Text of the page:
Kevin Coleman is a second-generation aerobatic pilot. He’s a young star who flies likes a seasoned professional — because he is one, having started at such an early age. He flew his first show at age 18 and took lessons and aerobatic training with aviation/aerobatic legend Marion Cole at age 10. Since then, Kevin has logged more than 2,500 hours, flown at the Red Bull Air Races and earned a spot on the U.S. Advanced Aerobatics Team.


Louisiana-based “Charlotte’s Chariot” is a 1945 P-51 flown by the Southern Heritage Air Foundation. The North American Aviation “Mustang” is an American long-range, single-seat fighter and fighter-bomber used during World War II and the Korean War, among other conflicts. During World War II, Mustang pilots claimed to have destroyed 4,950 enemy aircraft. Despite the advent of jet fighters, the Mustang remained in service with some air forces until the early 1980s.


Randy Ball gives a high-powered aerobatic demonstration of the remarkable capabilities of the Soviet-built MiG-17F. He routinely pulls 8-G turns, performs vertical afterburner climbs and reaches speeds approaching 700 mph, sometimes flying less than 100 feet off the ground. The MiG-17F was the primary enemy aircraft in the skies over Vietnam. It could carry bombs, rockets, or extra fuel tanks under its wings, and carried some of the largest guns ever used for air-to-air combat. Its power and maneuverability make the MiG-17F one of the best airshow jets in the world.

Follow on Facebook.



Thrill to the sight of a restored World War II C-47 flown by Greatest Generation Flights of Fort Worth, Texas. The Army Air Forces (as was it called in 1941) adopted this modified DC-3 — the C-47 Skytrain — as its standard transport aircraft. As a supply plane, the C-47 could carry up to 6,000 pounds of cargo. It could also hold a fully assembled jeep or a 37mm cannon. As a troop transport, it carried 28 soldiers in full combat gear. As a medical airlift plane, it could accommodate 14 stretcher patients and three nurses. Gen. Dwight D. Eisenhower called it one of the most vital pieces of military equipment used to win the war.


The world-famous Shockwave Jet Truck is a triple jet engine, 36,000-horsepower Peterbilt semi. You’ll see an incredible fire and smoke show, followed by a blistering 375-mph speed run down Chennault’s two-mile-long runway. Shockwave also displays other front-line firepower — 30mm Gatling guns on the fenders and a 50-caliber on the hood, plus red, white and blue strobe lights. The driving duties are shared by the father-and-son team of Chris and Neal Darnell — and we’ve removed the speed limits!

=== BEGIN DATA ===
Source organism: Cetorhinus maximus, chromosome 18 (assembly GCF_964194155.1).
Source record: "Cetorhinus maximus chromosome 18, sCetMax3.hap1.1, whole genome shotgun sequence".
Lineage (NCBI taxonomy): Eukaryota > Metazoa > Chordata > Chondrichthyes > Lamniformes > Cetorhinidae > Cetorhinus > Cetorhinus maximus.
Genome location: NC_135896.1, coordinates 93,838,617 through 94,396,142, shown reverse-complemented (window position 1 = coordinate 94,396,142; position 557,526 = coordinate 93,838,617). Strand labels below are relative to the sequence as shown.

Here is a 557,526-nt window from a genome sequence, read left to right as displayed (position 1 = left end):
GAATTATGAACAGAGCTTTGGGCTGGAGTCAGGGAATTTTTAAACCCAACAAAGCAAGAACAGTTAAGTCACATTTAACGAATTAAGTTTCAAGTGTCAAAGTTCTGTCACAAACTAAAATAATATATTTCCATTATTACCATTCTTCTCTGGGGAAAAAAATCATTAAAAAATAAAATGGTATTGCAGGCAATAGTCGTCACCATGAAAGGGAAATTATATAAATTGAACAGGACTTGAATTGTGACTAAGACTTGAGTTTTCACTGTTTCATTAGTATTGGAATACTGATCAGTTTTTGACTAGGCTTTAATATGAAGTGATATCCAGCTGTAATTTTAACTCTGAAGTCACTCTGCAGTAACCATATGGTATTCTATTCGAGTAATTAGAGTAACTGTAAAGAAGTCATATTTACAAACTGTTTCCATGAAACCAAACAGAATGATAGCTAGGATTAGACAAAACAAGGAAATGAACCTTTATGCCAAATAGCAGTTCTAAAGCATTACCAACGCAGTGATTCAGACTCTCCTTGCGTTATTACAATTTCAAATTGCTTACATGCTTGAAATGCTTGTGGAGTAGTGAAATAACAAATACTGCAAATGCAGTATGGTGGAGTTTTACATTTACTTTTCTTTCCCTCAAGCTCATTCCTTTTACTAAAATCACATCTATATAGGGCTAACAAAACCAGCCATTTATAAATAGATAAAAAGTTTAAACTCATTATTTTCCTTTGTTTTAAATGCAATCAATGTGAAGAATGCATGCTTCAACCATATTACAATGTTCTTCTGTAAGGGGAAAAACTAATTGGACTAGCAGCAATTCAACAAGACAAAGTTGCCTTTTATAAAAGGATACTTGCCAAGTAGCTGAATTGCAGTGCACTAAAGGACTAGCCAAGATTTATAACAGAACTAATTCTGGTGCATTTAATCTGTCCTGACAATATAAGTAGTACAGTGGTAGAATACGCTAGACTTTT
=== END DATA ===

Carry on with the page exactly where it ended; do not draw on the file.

RedLine Airshows is a dynamic two-ship formation aerobatic performance team. The exciting flights thrill crowds with a display of skill, nerve, and showmanship. The opposing, inverted and formation maneuvers by pilots Ken Rieder and Shaun Roessner are a real crowd-pleasers. Redline aircraft are Van’s RV-8s — two-seater tandem aircraft. The pilots can reach speeds of up to 230 miles mph, powered by a  200 hp engine. Redline planes have appeared in the Dominican Republic, Acapulco,  Alaska, and just about everywhere in between!


The Devil Dog Squadron is a volunteer organization of the Commemorative Air Force — dedicated to flying, maintaining and preserving a World War WII B-25 bomber, the Devil Dog. The Devil Dog represents a PBJ, the Marine Corps version of a B-25. Specifically, the Devil Dog represents a PBJ-1J (the second J designates the model) of the VMB 612 squadron. Flight opportunities will be sold aboard this historic aircraft.


Precision Exotics will take over the runway with thrilling drives where speed meets performance. Taking the wheel of this collection of dream cars are drivers with a combined 50 years of military and aviation experience. Their performance this time remains an Airshow secret, but they’ve been known to speed side by side, race an overhead aircraft, and even transfer passengers car-to-car as they roar down the runway.

Follow on Facebook.